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FORUMS General Gear Talk Flash and Studio Lighting 
Thread started 02 Oct 2013 (Wednesday) 14:03
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Need critique and advice on office headshots - client not happy

 
PhilF
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Oct 03, 2013 09:17 |  #16

Aside from the lighting aspect (which is also subjective - you get to use your own signature portrait lighting). Learn about posing people. Especially older and big subjects, they want to look good. They don't want to see hanging bits underneath their chin. Their are certain poses that hide that as well as lighting. I shoot portraits 5 times a week ... 30 people a day.... and that's what I get. "Make me look good." "Can you make me look younger." "Can you hide this and that." Learn all how to do it and you'll get returning clients.


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DC ­ Fan
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Oct 03, 2013 10:01 as a reply to  @ PhilF's post |  #17

One simple and useful technique is to use umbrellas in pairs, one to each side of the camera position. This offers a clean, balanced and smooth wash of light.

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The twin-umbrella technique also doesn't require much room and the positions of the umbrellas aren't critical.



  
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Wrench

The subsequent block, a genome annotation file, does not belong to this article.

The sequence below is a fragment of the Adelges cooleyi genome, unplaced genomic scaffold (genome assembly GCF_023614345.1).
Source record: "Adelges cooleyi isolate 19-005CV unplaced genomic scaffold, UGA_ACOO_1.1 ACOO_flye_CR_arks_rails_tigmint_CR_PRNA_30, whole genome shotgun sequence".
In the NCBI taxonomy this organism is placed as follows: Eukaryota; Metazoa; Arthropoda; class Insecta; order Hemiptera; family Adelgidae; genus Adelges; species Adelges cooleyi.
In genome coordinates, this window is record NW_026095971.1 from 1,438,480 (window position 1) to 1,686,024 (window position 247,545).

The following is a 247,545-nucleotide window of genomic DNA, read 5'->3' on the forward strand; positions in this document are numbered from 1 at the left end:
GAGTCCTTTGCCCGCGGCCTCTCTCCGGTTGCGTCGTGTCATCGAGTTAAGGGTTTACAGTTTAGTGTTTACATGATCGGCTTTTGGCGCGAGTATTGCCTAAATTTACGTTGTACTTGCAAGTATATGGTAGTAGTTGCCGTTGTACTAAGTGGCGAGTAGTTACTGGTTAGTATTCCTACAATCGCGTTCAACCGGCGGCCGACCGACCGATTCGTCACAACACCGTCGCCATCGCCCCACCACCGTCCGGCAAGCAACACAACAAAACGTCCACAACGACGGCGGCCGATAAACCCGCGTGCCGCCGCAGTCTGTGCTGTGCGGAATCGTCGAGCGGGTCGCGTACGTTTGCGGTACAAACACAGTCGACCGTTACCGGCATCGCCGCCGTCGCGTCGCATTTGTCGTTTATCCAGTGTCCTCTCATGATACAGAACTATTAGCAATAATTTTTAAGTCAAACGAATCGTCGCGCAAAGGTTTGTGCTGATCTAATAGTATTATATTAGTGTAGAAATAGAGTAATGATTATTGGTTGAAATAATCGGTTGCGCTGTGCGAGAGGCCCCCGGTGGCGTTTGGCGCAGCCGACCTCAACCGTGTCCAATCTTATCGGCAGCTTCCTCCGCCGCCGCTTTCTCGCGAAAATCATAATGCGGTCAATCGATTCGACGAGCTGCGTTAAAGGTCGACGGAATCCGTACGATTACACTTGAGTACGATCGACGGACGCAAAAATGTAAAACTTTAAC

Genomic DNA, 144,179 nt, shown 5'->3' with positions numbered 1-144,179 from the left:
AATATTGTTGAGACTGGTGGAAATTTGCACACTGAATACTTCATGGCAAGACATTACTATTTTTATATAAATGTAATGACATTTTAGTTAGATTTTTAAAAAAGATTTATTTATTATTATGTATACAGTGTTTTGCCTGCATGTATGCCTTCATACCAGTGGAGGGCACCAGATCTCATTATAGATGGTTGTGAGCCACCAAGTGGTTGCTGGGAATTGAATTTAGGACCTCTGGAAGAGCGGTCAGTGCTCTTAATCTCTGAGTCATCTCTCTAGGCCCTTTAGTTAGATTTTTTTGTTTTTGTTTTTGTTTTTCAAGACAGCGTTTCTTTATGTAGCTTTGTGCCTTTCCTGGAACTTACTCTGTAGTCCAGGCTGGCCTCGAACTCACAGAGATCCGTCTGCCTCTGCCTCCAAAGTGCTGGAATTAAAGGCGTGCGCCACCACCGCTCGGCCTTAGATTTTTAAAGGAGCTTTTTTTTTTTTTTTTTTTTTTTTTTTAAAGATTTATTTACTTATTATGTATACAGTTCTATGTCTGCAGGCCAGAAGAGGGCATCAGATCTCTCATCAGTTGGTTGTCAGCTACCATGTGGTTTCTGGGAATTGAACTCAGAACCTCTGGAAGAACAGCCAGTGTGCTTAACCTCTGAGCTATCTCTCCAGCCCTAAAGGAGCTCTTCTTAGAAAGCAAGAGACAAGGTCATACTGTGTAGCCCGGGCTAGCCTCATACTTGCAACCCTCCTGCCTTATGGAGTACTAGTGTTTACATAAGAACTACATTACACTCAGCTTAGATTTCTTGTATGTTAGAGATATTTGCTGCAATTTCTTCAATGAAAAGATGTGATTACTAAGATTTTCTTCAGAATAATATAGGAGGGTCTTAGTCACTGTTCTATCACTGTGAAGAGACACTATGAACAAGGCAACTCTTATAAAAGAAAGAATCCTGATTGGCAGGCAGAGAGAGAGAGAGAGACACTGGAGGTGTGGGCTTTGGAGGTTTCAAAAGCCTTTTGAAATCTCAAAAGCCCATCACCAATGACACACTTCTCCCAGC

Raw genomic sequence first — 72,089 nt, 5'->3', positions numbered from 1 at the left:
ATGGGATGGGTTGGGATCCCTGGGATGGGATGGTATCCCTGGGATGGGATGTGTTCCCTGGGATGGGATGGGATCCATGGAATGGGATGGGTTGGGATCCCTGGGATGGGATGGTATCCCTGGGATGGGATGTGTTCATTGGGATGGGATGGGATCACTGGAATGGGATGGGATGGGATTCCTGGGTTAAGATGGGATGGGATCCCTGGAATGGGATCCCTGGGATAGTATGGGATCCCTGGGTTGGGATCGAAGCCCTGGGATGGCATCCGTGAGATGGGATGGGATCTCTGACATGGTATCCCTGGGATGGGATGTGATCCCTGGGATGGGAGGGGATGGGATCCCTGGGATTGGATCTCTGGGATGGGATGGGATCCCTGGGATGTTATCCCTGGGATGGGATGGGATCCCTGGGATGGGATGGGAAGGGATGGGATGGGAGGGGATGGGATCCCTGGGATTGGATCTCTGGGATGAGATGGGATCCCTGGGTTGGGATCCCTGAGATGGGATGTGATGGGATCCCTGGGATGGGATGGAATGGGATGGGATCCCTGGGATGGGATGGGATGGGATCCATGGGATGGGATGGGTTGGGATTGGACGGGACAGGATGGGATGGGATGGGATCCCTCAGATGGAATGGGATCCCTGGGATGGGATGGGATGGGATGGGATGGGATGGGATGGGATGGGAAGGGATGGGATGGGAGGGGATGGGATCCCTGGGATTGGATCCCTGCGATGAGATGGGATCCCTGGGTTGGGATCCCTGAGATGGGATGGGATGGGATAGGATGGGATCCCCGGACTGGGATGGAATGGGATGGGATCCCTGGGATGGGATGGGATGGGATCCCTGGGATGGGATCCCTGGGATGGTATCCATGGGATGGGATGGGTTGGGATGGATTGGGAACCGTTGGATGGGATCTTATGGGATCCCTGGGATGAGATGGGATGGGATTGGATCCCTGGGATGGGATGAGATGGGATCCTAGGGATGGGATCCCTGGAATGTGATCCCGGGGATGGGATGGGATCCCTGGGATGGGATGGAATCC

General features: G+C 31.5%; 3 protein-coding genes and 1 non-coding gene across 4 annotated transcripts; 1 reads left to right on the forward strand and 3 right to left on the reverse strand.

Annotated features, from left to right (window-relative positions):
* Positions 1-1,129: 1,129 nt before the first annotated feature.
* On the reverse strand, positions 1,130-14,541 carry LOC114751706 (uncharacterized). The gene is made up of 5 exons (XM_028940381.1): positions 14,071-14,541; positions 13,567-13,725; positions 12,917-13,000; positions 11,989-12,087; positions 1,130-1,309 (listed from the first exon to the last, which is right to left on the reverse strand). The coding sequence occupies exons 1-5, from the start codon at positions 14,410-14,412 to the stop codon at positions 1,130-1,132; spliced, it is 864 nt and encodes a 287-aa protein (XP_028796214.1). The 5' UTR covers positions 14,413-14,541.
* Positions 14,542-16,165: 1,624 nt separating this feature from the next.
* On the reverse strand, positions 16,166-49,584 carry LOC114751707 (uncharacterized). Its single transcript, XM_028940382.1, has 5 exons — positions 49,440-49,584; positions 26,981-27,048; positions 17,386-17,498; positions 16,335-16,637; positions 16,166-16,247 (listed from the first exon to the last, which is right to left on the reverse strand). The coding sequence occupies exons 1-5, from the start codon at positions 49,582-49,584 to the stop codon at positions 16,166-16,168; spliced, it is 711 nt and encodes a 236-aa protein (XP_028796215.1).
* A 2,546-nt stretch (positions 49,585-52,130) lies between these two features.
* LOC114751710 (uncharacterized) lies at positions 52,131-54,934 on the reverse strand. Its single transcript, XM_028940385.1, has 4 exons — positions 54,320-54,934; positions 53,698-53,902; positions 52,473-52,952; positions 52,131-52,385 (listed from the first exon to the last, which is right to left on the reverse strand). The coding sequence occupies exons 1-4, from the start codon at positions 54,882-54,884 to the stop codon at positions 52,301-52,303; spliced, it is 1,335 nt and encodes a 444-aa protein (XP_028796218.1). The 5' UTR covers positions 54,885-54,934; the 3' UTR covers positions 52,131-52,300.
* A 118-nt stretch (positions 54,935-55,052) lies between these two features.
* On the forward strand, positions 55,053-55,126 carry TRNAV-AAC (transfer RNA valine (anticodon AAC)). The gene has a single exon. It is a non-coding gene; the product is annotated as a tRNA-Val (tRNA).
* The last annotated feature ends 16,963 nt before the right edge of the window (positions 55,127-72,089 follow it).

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Oct 03, 2013 10:56 |  #18

DC Fan- Are both lights set to the same power? Shoot through or bounce?


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Silkysolutions
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Oct 03, 2013 11:51 |  #19

Don't beat yourself up too much about it. We all make mistake in life, as long as we learn from them then we can move forward. It experience that you've from this shoot, so there are some positives.


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gonzogolf
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Oct 03, 2013 12:40 |  #20

Silkysolutions wrote in post #16343402 (external link)
Don't beat yourself up too much about it. We all make mistake in life, as long as we learn from them then we can move forward. It experience that you've from this shoot, so there are some positives.

I disagree. Beat yourself up a little for reaching beyond your proven ability in front of a client on the fly. In the future dont take a job that havent already practiced and proven you can repeat on demand. Not that you cant reach for a shot that goes beyond your comfort zone on occasion, but stay within your competency for the bulk of the shoot.




  
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thedcmule2
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Oct 03, 2013 12:45 |  #21

Why should he beat himself when the client changed the circumstances without prior notice?




  
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gonzogolf
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Oct 03, 2013 12:49 |  #22

thedcmule2 wrote in post #16343497 (external link)
Why should he beat himself when the client changed the circumstances without prior notice?

If you are acting as a pro and you deliver the shots he did then you deserve to do a bit of self flagellation. The failure here was with his knowlege, not the gear, and that comes back to him reaching beyond his ability. It would have been better to decline than shoot and deliver bad results.